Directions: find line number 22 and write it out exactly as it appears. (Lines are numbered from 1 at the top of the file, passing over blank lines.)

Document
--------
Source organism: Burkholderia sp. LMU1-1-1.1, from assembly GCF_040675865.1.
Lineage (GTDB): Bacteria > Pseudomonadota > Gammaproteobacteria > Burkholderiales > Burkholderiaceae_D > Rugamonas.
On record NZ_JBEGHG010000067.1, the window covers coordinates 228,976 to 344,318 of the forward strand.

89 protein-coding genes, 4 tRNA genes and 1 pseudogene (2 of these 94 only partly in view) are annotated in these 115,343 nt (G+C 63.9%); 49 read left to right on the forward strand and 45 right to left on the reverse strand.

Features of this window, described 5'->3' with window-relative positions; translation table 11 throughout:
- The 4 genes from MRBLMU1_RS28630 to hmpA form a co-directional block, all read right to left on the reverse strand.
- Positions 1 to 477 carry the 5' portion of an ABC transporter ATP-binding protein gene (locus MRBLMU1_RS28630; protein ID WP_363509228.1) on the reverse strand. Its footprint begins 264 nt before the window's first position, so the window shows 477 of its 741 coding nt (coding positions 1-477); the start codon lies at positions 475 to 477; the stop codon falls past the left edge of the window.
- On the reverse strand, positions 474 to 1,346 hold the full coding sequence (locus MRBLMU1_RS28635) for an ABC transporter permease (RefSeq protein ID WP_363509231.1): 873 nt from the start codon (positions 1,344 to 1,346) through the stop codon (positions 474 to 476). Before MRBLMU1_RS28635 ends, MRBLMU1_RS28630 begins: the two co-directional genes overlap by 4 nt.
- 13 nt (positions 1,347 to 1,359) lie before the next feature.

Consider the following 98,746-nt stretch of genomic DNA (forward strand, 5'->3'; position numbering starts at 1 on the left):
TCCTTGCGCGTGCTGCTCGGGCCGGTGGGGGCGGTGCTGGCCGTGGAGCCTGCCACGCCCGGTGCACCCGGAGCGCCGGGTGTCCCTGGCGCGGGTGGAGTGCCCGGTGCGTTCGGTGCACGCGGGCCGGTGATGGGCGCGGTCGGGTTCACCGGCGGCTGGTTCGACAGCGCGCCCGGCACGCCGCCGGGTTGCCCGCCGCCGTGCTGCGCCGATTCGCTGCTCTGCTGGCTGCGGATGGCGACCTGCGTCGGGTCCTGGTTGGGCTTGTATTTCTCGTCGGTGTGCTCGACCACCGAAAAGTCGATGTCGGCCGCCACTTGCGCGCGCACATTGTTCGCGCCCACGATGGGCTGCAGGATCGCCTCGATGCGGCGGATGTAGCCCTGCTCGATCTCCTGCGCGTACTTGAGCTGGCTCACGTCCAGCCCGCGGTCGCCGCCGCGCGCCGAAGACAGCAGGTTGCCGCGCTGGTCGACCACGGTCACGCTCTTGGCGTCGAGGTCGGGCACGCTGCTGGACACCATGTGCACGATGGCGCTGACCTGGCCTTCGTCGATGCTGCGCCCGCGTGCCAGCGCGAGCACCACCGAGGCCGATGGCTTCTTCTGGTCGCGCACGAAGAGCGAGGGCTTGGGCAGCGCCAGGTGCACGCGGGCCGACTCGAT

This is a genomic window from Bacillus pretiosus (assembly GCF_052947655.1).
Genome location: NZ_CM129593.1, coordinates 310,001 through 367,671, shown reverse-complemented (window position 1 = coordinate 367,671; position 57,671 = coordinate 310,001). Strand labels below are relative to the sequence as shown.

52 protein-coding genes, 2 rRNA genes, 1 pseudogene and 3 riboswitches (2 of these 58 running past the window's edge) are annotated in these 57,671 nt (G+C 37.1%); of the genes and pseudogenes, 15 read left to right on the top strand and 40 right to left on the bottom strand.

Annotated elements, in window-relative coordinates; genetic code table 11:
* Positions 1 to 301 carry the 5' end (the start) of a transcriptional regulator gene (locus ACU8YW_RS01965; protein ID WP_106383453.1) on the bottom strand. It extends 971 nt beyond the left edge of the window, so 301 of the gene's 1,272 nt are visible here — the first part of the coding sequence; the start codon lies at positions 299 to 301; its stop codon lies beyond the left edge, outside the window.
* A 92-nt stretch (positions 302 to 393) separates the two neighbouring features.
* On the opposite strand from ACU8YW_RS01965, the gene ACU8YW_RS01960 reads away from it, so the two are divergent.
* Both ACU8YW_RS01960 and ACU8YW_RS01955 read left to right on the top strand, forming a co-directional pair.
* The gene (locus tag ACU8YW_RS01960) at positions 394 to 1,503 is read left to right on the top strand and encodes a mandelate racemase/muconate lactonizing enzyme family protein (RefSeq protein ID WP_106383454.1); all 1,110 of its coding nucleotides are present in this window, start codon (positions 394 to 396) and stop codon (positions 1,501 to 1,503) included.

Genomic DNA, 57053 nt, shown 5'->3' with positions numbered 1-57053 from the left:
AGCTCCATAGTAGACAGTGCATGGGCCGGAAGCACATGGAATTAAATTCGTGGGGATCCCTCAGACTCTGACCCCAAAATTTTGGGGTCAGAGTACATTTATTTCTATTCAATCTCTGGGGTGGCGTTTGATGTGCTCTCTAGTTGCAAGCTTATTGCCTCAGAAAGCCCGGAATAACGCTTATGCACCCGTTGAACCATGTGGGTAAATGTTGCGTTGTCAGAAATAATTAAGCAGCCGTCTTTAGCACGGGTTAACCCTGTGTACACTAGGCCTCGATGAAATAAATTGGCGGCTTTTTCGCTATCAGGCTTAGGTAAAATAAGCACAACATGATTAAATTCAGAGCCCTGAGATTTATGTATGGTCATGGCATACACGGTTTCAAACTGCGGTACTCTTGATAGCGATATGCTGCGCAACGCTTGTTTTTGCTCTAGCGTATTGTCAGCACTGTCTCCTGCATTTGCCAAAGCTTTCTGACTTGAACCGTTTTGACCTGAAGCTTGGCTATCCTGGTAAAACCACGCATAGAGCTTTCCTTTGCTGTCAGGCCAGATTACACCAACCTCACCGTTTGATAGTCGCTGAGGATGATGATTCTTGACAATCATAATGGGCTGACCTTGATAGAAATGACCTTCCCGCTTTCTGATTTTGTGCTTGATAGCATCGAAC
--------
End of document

AGCTCCATAGTAGACAGTGCATGGGCCGGAAGCACATGGAATTAAATTCGTGGGGATCCCTCAGACTCTGACCCCAAAATTTTGGGGTCAGAGTACATTTATTTCTATTCAATCTCTGGGGTGGCGTTTGATGTGCTCTCTAGTTGCAAGCTTATTGCCTCAGAAAGCCCGGAATAACGCTTATGCACCCGTTGAACCATGTGGGTAAATGTTGCGTTGTCAGAAATAATTAAGCAGCCGTCTTTAGCACGGGTTAACCCTGTGTACACTAGGCCTCGATGAAATAAATTGGCGGCTTTTTCGCTATCAGGCTTAGGTAAAATAAGCACAACATGATTAAATTCAGAGCCCTGAGATTTATGTATGGTCATGGCATACACGGTTTCAAACTGCGGTACTCTTGATAGCGATATGCTGCGCAACGCTTGTTTTTGCTCTAGCGTATTGTCAGCACTGTCTCCTGCATTTGCCAAAGCTTTCTGACTTGAACCGTTTTGACCTGAAGCTTGGCTATCCTGGTAAAACCACGCATAGAGCTTTCCTTTGCTGTCAGGCCAGATTACACCAACCTCACCGTTTGATAGTCGCTGAGGATGATGATTCTTGACAATCATAATGGGCTGACCTTGATAGAAATGACCTTCCCGCTTTCTGATTTTGTGCTTGATAGCATCGAAC